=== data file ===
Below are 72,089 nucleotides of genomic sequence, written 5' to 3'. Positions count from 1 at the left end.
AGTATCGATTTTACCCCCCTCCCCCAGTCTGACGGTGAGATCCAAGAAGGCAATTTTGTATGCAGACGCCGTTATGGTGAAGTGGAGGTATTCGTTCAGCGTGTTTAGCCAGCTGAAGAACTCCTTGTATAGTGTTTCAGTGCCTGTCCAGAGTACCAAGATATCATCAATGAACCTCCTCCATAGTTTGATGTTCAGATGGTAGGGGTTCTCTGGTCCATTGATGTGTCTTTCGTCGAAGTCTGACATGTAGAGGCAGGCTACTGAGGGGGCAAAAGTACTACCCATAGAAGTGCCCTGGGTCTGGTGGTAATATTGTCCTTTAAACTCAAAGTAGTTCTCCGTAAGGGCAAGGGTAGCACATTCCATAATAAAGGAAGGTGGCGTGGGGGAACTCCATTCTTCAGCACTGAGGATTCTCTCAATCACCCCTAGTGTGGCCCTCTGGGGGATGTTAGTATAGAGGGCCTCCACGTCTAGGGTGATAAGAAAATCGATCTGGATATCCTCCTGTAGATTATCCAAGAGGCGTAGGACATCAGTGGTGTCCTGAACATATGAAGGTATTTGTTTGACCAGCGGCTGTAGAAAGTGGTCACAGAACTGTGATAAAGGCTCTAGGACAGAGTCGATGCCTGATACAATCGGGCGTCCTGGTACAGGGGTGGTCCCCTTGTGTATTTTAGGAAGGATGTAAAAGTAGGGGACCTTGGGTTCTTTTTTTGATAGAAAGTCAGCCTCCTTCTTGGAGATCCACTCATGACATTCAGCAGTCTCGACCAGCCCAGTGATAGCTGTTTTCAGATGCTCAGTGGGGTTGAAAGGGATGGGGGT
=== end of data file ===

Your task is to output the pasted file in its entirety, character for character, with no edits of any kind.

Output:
Below are 72,089 nucleotides of genomic sequence, written 5' to 3'. Positions count from 1 at the left end.
AGTATCGATTTTACCCCCCTCCCCCAGTCTGACGGTGAGATCCAAGAAGGCAATTTTGTATGCAGACGCCGTTATGGTGAAGTGGAGGTATTCGTTCAGCGTGTTTAGCCAGCTGAAGAACTCCTTGTATAGTGTTTCAGTGCCTGTCCAGAGTACCAAGATATCATCAATGAACCTCCTCCATAGTTTGATGTTCAGATGGTAGGGGTTCTCTGGTCCATTGATGTGTCTTTCGTCGAAGTCTGACATGTAGAGGCAGGCTACTGAGGGGGCAAAAGTACTACCCATAGAAGTGCCCTGGGTCTGGTGGTAATATTGTCCTTTAAACTCAAAGTAGTTCTCCGTAAGGGCAAGGGTAGCACATTCCATAATAAAGGAAGGTGGCGTGGGGGAACTCCATTCTTCAGCACTGAGGATTCTCTCAATCACCCCTAGTGTGGCCCTCTGGGGGATGTTAGTATAGAGGGCCTCCACGTCTAGGGTGATAAGAAAATCGATCTGGATATCCTCCTGTAGATTATCCAAGAGGCGTAGGACATCAGTGGTGTCCTGAACATATGAAGGTATTTGTTTGACCAGCGGCTGTAGAAAGTGGTCACAGAACTGTGATAAAGGCTCTAGGACAGAGTCGATGCCTGATACAATCGGGCGTCCTGGTACAGGGGTGGTCCCCTTGTGTATTTTAGGAAGGATGTAAAAGTAGGGGACCTTGGGTTCTTTTTTTGATAGAAAGTCAGCCTCCTTCTTGGAGATCCACTCATGACATTCAGCAGTCTCGACCAGCCCAGTGATAGCTGTTTTCAGATGCTCAGTGGGGTTGAAAGGGATGGGGGT